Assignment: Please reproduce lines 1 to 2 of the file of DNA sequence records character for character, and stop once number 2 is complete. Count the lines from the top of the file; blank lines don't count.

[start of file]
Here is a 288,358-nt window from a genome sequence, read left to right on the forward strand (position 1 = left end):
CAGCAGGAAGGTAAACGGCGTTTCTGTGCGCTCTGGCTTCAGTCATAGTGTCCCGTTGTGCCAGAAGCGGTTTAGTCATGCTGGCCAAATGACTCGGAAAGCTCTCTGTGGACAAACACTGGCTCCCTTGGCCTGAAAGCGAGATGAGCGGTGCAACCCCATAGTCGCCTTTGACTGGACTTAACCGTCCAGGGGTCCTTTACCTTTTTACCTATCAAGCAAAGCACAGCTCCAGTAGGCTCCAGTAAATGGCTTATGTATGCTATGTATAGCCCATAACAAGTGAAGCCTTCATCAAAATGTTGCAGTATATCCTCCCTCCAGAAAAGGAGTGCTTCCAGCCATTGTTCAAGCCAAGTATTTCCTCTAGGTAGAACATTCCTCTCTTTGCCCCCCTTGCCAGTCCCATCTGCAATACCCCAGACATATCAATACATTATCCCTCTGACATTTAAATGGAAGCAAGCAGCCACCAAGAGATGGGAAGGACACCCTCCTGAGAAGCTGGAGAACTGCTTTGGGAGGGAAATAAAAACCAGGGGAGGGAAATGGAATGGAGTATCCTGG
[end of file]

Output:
Here is a 288,358-nt window from a genome sequence, read left to right on the forward strand (position 1 = left end):
CAGCAGGAAGGTAAACGGCGTTTCTGTGCGCTCTGGCTTCAGTCATAGTGTCCCGTTGTGCCAGAAGCGGTTTAGTCATGCTGGCCAAATGACTCGGAAAGCTCTCTGTGGACAAACACTGGCTCCCTTGGCCTGAAAGCGAGATGAGCGGTGCAACCCCATAGTCGCCTTTGACTGGACTTAACCGTCCAGGGGTCCTTTACCTTTTTACCTATCAAGCAAAGCACAGCTCCAGTAGGCTCCAGTAAATGGCTTATGTATGCTATGTATAGCCCATAACAAGTGAAGCCTTCATCAAAATGTTGCAGTATATCCTCCCTCCAGAAAAGGAGTGCTTCCAGCCATTGTTCAAGCCAAGTATTTCCTCTAGGTAGAACATTCCTCTCTTTGCCCCCCTTGCCAGTCCCATCTGCAATACCCCAGACATATCAATACATTATCCCTCTGACATTTAAATGGAAGCAAGCAGCCACCAAGAGATGGGAAGGACACCCTCCTGAGAAGCTGGAGAACTGCTTTGGGAGGGAAATAAAAACCAGGGGAGGGAAATGGAATGGAGTATCCTGG